Commonly used cholesterol-lowering statins may reduce the risk of death and severity of COVID-19 disease, suggests a study of more than 38,000 patients being presented at the Anesthesiology 2022 annual meeting.
“While there is no ‘magic bullet’ to help patients who are very ill with COVID-19, statins decrease inflammation, which may help reduce the severity of the disease,” said Ettore Crimi, M.D., MBA, lead author of the study and professor of anesthesiology and critical care medicine, University of Central Florida, Orlando. “Results of our study clearly showed regular statin use is associated with reduced risk of death and improved outcomes in hospitalized COVID-19 patients.”
The retrospective study is one of the most extensive of regular statin use in patients with COVID-19. Researchers analyzed the electronic medical records of 38,875 patients hospitalized for COVID-19 at 185 hospitals in the United States between Jan. 1 and Sept. 30, 2020. Of those patients, 30% regularly used statins to treat high cholesterol. Statin users had a 37% lower risk of dying from COVID-19 than those who didn’t use statins. In addition, regular statin users were significantly less likely to be discharged to hospice, be admitted to the intensive care unit (ICU) or develop blood clots. They also had shorter hospital stays and spent less time on a ventilator.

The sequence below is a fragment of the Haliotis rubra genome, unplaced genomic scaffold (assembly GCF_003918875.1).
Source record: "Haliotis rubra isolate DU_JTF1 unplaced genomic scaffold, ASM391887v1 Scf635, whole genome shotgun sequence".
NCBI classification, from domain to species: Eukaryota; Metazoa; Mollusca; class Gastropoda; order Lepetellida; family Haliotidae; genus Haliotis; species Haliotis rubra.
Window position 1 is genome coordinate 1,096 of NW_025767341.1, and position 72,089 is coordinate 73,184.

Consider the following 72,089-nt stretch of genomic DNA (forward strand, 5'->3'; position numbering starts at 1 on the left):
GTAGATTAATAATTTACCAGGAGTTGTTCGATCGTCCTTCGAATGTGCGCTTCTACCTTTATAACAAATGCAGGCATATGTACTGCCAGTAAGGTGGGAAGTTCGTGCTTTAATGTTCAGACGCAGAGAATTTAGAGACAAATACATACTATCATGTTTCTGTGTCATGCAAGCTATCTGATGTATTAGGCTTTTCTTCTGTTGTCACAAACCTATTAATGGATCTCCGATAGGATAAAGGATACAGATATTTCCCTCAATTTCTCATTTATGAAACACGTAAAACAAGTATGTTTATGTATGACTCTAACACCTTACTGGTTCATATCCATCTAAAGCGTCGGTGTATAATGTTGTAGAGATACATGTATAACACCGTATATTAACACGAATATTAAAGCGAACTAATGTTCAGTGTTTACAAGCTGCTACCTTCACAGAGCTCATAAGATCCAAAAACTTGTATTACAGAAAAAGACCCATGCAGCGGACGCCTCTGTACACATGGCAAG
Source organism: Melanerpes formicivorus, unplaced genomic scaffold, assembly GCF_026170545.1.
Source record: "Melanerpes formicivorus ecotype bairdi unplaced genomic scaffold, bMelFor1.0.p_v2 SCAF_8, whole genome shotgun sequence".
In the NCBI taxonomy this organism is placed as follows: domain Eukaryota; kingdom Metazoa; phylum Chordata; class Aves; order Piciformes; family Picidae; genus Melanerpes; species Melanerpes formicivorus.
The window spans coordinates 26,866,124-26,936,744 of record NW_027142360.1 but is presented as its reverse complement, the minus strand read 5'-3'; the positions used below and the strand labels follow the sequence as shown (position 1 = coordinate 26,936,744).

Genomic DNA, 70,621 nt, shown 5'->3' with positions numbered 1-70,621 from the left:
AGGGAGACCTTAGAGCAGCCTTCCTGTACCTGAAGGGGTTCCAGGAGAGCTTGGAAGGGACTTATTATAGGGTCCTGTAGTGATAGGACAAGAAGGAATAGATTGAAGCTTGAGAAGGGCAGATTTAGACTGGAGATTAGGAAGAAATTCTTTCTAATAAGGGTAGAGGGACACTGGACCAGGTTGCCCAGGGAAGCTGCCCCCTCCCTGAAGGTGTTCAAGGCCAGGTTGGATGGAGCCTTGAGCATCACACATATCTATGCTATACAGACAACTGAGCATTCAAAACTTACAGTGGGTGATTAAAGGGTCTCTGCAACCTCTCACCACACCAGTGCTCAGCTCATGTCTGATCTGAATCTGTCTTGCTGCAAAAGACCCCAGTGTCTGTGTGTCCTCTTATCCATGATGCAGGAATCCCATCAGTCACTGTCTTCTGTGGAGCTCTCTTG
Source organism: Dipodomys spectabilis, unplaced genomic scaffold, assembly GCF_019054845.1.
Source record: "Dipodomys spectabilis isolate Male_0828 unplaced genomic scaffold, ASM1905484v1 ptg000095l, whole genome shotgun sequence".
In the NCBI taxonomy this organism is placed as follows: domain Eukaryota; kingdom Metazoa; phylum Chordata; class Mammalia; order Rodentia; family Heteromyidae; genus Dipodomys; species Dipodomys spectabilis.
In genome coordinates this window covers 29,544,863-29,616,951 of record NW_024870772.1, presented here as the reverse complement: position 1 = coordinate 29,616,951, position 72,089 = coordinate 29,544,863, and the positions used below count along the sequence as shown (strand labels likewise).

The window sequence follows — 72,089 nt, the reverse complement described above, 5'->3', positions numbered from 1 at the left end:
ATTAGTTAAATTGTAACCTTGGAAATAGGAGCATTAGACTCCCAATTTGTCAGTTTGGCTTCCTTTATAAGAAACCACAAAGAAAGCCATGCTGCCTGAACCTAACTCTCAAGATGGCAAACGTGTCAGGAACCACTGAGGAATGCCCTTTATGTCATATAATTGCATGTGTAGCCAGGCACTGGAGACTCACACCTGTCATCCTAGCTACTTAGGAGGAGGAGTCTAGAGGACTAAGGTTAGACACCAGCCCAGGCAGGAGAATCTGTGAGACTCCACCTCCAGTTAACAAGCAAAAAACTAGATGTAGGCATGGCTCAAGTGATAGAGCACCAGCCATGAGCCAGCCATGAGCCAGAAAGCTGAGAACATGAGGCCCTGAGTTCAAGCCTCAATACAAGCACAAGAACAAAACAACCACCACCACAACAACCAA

While COVID-19 itself causes inflammation, in some cases the immune system creates further inflammation by responding too aggressively to the infection. This extreme reaction causes much of the damage to the body, including difficulty breathing and damage to the lungs, kidneys, heart, brain and vascular system. The anti-inflammatory actions of statins “cool the process” so that the disease is not as severe, Dr. Crimi said.
One in four Americans over the age of 40 take statins to lower their cholesterol and reduce their risk of heart attack, stroke and other cardiovascular diseases, according to the American Heart Association, making them one of the most commonly prescribed drugs.
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